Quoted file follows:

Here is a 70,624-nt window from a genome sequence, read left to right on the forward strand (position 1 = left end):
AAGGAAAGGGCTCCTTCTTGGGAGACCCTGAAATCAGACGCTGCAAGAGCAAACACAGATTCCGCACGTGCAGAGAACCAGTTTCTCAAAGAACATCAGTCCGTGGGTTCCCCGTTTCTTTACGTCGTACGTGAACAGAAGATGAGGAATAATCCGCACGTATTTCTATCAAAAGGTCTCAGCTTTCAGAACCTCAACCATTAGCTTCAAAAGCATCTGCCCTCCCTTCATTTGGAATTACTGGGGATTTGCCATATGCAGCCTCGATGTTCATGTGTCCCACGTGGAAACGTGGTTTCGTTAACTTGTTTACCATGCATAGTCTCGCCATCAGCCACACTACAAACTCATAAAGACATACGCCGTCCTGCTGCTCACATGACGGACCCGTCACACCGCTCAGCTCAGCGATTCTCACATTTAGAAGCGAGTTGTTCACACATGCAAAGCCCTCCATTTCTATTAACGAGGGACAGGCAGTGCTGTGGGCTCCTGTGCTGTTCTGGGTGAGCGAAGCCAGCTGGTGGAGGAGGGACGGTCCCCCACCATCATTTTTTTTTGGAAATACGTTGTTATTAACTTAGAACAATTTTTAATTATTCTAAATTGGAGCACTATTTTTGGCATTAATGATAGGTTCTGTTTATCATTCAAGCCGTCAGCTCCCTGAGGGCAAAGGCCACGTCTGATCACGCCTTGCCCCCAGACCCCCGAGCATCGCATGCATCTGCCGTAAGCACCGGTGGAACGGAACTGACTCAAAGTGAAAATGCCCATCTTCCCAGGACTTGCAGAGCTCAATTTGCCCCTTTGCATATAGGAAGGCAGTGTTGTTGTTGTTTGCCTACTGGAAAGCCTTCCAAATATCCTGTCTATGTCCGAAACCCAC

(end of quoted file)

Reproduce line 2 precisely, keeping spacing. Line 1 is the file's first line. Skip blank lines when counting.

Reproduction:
AAGGAAAGGGCTCCTTCTTGGGAGACCCTGAAATCAGACGCTGCAAGAGCAAACACAGATTCCGCACGTGCAGAGAACCAGTTTCTCAAAGAACATCAGTCCGTGGGTTCCCCGTTTCTTTACGTCGTACGTGAACAGAAGATGAGGAATAATCCGCACGTATTTCTATCAAAAGGTCTCAGCTTTCAGAACCTCAACCATTAGCTTCAAAAGCATCTGCCCTCCCTTCATTTGGAATTACTGGGGATTTGCCATATGCAGCCTCGATGTTCATGTGTCCCACGTGGAAACGTGGTTTCGTTAACTTGTTTACCATGCATAGTCTCGCCATCAGCCACACTACAAACTCATAAAGACATACGCCGTCCTGCTGCTCACATGACGGACCCGTCACACCGCTCAGCTCAGCGATTCTCACATTTAGAAGCGAGTTGTTCACACATGCAAAGCCCTCCATTTCTATTAACGAGGGACAGGCAGTGCTGTGGGCTCCTGTGCTGTTCTGGGTGAGCGAAGCCAGCTGGTGGAGGAGGGACGGTCCCCCACCATCATTTTTTTTTGGAAATACGTTGTTATTAACTTAGAACAATTTTTAATTATTCTAAATTGGAGCACTATTTTTGGCATTAATGATAGGTTCTGTTTATCATTCAAGCCGTCAGCTCCCTGAGGGCAAAGGCCACGTCTGATCACGCCTTGCCCCCAGACCCCCGAGCATCGCATGCATCTGCCGTAAGCACCGGTGGAACGGAACTGACTCAAAGTGAAAATGCCCATCTTCCCAGGACTTGCAGAGCTCAATTTGCCCCTTTGCATATAGGAAGGCAGTGTTGTTGTTGTTTGCCTACTGGAAAGCCTTCCAAATATCCTGTCTATGTCCGAAACCCAC